Yesterday, we introduced our #TIPsyTuesday series on Instagram, twitter and Facebook, where we share information, tips and fun facts about wine, spirits and cocktails. Having recently enjoyed a wonderful afternoon of complimentary Appleton Estate Rum cocktails and Caribbean cuisine at New York's Solomon & Kuff Rum Hall while learning about the history and future of one of Jamaica's key exports, we figured rum would make a great starting point. If you missed our posts, here are the tidbits of trivia we shared (plus a couple of extras).
As many of us know, sugar became a major crop throughout the southern United States and Carribean. (Unfortunately, the sweet stuff was also a key component of the transatlantic slave trade.)
Throughout history, rum, gin, whisky and American whiskey have been used as forms of payment, even until the early 1900s in some places. (We still work for booze sometimes here, hehe.) Rum, especially, has been used to pay sailors, soldiers, farmers, day laborers and sometimes even slaves.
Very often, spirits are produced in areas with a large presence of limestone because the trace minerals in the water impart a fresh, slightly sweet taste. That, in turn, means the spirit will also have a more pleasant flavor.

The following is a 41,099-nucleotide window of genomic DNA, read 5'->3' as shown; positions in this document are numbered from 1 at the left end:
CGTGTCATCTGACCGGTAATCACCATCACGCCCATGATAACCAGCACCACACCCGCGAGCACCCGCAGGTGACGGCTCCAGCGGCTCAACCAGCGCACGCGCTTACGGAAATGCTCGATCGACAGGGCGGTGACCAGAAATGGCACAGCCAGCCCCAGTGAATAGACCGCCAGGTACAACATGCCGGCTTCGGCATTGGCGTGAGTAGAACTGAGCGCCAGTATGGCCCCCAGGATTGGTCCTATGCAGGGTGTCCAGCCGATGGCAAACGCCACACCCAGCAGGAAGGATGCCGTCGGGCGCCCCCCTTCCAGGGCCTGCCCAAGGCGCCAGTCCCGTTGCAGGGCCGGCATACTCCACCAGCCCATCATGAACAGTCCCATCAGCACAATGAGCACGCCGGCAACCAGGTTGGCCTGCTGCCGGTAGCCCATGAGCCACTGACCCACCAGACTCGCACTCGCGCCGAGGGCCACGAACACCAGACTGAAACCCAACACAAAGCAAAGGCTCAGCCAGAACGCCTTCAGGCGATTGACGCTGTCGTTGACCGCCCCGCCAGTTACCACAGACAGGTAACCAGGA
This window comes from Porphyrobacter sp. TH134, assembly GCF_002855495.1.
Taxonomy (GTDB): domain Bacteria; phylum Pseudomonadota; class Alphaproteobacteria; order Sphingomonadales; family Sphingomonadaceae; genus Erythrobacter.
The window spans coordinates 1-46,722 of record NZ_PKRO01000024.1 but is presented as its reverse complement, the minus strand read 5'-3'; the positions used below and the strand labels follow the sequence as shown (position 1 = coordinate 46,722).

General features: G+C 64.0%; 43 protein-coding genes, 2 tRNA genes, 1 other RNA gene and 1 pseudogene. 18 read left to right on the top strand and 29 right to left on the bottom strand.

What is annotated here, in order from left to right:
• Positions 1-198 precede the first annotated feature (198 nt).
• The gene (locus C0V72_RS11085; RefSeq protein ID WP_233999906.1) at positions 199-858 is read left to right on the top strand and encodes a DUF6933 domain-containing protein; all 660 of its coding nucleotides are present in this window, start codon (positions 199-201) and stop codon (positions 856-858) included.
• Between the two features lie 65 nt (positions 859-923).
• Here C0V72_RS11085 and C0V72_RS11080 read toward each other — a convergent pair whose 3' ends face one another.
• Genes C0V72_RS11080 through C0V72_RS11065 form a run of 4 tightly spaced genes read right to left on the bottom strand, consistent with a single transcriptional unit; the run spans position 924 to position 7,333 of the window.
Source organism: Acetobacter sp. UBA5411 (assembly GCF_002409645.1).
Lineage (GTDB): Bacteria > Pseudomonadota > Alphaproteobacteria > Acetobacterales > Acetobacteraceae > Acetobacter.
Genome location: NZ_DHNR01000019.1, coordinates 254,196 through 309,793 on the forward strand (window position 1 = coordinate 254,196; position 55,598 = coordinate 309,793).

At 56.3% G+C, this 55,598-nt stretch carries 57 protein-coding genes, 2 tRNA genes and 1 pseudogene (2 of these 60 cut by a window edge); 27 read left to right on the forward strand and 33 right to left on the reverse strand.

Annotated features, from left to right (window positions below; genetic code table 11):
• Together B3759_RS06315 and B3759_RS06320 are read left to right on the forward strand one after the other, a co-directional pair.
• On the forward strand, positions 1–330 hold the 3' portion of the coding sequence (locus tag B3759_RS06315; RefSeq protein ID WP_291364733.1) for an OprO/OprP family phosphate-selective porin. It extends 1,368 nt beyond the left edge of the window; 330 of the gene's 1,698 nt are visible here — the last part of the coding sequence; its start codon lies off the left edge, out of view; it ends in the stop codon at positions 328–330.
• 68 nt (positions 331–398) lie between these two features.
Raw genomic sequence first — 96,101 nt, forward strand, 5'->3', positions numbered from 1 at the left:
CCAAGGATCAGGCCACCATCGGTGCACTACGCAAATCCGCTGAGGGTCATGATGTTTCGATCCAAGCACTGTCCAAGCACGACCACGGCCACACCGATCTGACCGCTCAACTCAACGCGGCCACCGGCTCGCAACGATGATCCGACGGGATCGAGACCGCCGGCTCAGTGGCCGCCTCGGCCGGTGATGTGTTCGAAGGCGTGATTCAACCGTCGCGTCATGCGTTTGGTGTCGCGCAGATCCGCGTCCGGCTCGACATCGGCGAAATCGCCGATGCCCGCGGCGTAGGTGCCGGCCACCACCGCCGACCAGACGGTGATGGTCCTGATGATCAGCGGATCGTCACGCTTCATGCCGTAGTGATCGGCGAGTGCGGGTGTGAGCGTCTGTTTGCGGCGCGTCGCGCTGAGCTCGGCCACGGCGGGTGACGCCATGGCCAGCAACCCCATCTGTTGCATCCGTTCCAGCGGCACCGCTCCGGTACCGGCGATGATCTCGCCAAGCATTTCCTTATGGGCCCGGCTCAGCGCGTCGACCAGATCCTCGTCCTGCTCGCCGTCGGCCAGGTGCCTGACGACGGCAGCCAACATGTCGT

The byproducts and waste are mostly used to further fuel operations at the estate to ensure a more eco-responsible production process.
Joy Spence, seen here with the newly unveiled Appleton Estate 50 Year Old, is the Master Blender at Appleton Estate and is also the first woman to be appointed Master Blender in the world (#blackgirlmagic).
Oh... we got to blend our own bitters at the event. Our mixture is currently resting in a cool, dry place, but stay tuned to our Instagram to see if we did a good job or not, and in the meantime, if you're in New York be sure to stop by Solomon & Kuff.